The Foksal Gallery Foundation have proved that it is possible to deal with modernist heritage in an unorthodox way. Their decision has opened a new thread in a discussion which had been rather limited as to issues around protection and conservation. Nobody would have imagined that this would be the result, and even prominent architecture critics have been polarised in their response to the FGF: for some it is “a poem on Polish standardisation made into a work of art”, for others “a cultural failure”.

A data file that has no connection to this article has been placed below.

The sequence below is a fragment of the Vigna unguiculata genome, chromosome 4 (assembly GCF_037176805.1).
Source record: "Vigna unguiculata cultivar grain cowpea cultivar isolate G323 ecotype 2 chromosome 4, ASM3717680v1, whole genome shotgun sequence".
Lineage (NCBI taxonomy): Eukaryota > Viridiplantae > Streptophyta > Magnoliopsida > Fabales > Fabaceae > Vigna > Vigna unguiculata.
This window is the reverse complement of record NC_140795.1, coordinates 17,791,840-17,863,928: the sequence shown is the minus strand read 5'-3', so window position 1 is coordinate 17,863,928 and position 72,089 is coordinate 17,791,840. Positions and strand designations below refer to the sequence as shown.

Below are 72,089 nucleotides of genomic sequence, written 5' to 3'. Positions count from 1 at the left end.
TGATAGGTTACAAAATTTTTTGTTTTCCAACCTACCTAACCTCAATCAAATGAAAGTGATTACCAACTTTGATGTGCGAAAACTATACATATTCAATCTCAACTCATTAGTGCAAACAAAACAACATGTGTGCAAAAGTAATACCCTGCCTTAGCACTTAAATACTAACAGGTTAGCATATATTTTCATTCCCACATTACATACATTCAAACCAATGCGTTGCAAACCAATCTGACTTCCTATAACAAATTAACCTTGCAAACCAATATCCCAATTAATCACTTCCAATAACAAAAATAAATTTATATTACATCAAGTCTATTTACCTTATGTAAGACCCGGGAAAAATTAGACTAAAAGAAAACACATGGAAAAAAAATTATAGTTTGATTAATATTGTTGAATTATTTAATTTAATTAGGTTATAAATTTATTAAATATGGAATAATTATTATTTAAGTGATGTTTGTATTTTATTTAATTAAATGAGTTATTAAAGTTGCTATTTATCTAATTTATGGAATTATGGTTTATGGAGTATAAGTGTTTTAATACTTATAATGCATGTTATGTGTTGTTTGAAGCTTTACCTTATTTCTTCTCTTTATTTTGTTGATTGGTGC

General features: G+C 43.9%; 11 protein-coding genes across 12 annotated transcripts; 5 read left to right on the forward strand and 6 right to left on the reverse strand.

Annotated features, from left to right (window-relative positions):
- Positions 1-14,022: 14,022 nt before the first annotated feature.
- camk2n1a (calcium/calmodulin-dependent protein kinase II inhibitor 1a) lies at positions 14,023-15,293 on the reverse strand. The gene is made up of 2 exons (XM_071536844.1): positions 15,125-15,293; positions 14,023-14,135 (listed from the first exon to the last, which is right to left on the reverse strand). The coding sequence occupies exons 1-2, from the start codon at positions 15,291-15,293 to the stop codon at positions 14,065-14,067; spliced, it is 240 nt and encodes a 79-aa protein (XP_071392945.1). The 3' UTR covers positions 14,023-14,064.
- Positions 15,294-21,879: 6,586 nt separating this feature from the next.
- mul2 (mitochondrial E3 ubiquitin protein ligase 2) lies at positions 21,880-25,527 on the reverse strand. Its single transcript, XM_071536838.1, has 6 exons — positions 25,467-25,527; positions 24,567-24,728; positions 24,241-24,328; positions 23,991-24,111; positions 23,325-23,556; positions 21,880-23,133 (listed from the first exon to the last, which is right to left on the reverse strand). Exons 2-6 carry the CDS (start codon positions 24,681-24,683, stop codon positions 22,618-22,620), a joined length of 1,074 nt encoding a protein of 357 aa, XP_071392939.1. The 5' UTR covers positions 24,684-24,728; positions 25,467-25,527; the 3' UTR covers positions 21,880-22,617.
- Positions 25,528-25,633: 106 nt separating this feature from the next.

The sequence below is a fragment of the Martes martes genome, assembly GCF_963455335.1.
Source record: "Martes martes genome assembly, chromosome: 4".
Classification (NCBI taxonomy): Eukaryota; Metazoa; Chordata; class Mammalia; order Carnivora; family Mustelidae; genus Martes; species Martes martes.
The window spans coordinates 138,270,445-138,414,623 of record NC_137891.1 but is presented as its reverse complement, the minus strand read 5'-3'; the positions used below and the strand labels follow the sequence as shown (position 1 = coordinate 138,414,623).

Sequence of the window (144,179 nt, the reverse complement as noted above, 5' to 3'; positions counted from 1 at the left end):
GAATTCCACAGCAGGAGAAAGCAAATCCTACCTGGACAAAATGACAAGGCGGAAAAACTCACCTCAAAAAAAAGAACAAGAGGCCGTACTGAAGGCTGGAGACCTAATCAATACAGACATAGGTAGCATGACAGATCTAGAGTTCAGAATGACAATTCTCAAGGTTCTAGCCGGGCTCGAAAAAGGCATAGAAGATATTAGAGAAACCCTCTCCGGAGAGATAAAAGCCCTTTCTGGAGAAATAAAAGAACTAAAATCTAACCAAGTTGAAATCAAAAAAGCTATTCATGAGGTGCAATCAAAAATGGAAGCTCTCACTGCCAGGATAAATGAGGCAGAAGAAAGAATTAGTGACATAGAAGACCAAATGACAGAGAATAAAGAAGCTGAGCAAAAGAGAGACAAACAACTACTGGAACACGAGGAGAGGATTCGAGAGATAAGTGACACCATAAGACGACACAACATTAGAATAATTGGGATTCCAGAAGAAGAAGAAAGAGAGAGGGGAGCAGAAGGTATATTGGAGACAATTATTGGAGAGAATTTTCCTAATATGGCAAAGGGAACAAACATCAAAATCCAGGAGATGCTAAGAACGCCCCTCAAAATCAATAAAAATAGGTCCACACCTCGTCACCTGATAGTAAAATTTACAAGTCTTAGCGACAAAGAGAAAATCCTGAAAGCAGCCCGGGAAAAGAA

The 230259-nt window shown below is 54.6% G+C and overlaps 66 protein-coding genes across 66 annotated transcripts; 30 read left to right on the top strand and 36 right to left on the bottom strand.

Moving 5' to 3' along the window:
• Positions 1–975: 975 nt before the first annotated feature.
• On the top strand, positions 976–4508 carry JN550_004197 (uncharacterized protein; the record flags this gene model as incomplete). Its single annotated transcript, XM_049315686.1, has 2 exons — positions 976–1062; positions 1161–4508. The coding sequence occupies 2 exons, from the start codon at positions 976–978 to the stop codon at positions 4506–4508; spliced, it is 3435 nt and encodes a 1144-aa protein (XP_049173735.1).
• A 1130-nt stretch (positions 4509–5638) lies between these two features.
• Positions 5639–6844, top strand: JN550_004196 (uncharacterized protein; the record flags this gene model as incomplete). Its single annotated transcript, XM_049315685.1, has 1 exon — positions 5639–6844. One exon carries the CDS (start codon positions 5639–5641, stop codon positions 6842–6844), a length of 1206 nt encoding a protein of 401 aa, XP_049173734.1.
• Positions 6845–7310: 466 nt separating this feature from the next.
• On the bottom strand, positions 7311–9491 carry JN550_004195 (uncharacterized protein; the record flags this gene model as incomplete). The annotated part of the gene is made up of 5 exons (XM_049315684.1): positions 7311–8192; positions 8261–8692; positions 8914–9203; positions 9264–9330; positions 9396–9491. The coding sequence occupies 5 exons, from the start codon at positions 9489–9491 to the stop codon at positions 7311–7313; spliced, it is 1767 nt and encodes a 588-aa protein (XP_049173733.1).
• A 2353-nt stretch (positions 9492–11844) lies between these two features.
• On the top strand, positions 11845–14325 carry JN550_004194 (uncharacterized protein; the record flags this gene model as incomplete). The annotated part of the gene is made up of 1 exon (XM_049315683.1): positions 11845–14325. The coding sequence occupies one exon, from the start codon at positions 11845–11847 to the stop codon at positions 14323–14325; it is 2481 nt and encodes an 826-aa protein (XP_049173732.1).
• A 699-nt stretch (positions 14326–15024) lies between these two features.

– Agnieszka Rasmus-Zgorzelska is a Warsaw-based architectural author, editor and curator and Executive Editor of Art & Business magazine. She is also a co-founder of the Centrum Architektury Foundation.
For further reading on all things Polish, including an article by Agnieszka Rasmus-Zgorzelska on the Palace of Culture, please check out uncube issue no. 31: Poland
To get up close and personal with Roger Diener, please read our Photo Booth interview here.